Monday, February 20, 2017
Governor Terry McAuliffe
House Bill 1582 reflects an incomplete understanding of weapons qualification practices within our military and is an unwarranted expansion in the number of people allowed to carry handguns in the Commonwealth. It would do nothing to protect the safety of our citizens.
It would allow any person 18 years of age or older and on active military duty or honorably discharged from the United States Armed Forces or the Virginia National Guard who has completed basic training to apply for a concealed handgun permit.
Contrary to the assumption of House Bill 1582, weapons familiarization training as a component of an individual’s military basic training does not qualify that
RICHMOND (March 30, 2012) – In a decision released late yesterday, the chief administrative law judge of the U.S. Department of Education found that Virginia Tech had complied with federal law in its response to the initial April 16, 2007, shootings on campus, and as a result, he vacated the $55,000 in fines that had previously been assessed against the university by the U.S. Department of Education.
The fines had been imposed under the federal Clery Act, which imposes certain conditions on colleges and universities, including requiring them to issue timely warnings to their campuses when certain crimes are committed on campus and certain other conditions are met. The judge found yesterday that the act applied to the initial shootings of two students at Virginia Tech on April 16, but also found that the campus-wide e-mails issued by Virginia Tech’s emergency policy group were sent in a timely manner and met the act’s warning requirements.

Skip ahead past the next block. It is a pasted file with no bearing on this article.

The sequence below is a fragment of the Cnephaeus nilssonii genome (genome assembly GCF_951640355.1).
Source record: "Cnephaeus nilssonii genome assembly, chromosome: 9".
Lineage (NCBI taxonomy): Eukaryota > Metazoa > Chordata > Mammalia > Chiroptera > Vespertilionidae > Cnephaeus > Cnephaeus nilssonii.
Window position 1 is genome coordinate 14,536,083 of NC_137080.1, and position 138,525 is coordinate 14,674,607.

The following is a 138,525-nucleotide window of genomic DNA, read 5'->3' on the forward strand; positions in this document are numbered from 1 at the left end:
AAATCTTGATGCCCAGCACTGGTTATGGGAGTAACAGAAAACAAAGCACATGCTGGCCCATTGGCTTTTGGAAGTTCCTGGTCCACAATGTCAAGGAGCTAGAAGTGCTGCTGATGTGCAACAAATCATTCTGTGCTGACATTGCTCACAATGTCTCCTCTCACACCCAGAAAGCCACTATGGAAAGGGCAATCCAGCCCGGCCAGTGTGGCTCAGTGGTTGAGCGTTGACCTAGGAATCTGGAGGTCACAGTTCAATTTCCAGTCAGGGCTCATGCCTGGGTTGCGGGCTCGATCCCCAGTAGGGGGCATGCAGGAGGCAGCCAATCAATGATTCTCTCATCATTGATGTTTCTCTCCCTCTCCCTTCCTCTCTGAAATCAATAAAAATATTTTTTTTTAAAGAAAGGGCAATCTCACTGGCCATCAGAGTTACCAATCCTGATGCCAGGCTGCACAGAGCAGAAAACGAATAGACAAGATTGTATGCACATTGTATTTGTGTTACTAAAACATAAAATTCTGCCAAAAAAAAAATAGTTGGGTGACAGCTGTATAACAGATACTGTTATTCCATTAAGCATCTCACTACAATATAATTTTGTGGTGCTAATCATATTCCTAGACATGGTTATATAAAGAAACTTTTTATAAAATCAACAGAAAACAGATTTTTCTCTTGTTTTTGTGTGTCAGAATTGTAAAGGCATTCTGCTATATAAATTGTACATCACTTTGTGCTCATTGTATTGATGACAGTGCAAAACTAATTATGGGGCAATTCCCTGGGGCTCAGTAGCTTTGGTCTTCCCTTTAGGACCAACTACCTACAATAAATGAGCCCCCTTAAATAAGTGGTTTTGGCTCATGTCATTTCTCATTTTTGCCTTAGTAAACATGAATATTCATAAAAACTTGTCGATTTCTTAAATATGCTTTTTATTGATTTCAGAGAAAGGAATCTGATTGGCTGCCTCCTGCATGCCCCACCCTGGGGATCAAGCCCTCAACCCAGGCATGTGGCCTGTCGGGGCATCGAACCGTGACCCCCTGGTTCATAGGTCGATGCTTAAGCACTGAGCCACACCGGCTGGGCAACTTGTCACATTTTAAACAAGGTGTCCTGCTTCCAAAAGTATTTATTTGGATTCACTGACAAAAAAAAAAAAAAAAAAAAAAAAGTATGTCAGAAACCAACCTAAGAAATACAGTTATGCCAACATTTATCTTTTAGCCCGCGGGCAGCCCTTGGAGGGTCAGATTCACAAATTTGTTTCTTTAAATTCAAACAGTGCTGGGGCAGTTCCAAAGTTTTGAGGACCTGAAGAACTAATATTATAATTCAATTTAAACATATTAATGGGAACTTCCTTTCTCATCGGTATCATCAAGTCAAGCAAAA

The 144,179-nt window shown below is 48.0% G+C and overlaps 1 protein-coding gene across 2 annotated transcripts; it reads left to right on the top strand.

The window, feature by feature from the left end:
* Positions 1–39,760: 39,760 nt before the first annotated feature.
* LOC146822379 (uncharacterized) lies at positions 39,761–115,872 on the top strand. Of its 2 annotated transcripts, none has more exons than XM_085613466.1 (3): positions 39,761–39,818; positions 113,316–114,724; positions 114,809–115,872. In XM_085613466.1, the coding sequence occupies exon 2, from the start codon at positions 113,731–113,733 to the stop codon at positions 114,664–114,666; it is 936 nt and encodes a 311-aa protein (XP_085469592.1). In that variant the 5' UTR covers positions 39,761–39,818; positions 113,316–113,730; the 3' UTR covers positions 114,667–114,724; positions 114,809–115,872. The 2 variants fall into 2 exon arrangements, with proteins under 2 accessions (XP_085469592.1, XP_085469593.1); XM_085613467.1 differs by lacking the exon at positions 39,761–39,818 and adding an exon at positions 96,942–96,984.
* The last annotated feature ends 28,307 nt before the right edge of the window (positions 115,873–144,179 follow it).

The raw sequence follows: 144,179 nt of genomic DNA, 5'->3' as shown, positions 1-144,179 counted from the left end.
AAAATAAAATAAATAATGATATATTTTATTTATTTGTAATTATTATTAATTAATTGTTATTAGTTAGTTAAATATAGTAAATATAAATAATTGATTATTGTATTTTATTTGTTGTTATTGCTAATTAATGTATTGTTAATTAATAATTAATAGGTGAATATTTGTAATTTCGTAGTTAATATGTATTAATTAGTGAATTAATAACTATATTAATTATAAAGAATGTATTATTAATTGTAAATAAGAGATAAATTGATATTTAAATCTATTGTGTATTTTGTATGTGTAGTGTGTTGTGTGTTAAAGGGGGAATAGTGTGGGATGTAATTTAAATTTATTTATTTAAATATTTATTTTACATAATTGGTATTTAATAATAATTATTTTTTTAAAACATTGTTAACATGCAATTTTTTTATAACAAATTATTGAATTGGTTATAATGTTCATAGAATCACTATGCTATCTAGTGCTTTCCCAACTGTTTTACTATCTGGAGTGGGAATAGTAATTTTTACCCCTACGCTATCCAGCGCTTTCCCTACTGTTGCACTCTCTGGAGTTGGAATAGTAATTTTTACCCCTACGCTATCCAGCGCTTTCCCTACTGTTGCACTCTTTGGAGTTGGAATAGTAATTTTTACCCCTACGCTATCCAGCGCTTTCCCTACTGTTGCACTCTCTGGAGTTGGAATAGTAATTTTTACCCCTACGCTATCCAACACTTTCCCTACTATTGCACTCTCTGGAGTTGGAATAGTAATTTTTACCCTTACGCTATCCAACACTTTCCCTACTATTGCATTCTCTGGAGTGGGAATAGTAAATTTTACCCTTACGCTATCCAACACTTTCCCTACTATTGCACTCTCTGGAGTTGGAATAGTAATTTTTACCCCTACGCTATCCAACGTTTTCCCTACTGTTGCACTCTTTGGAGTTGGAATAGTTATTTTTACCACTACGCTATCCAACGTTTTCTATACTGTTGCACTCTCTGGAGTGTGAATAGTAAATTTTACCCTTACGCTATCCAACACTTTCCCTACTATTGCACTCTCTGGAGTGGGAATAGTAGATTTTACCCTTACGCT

“While we will always mourn for those who lost their lives on that terrible day in 2007, we are pleased the judge recognized that Virginia Tech’s response fully complied with the law,” said Attorney General Ken Cuccinelli, whose office argued the appeal for the school. “We have maintained from the beginning that Virginia Tech’s notification to the campus community met all of requirements of the Clery Act, and we are glad the judge agreed. For us, this appeal was not about the fines as much as it was about the arbitrary way the U.S. Department of Education tried to apply the law against a school that responded reasonably while an unforeseen and unprecedented crime was occurring on campus.”
Posted By Valerie Garner
Tags: attorney_general, lawsuit, VT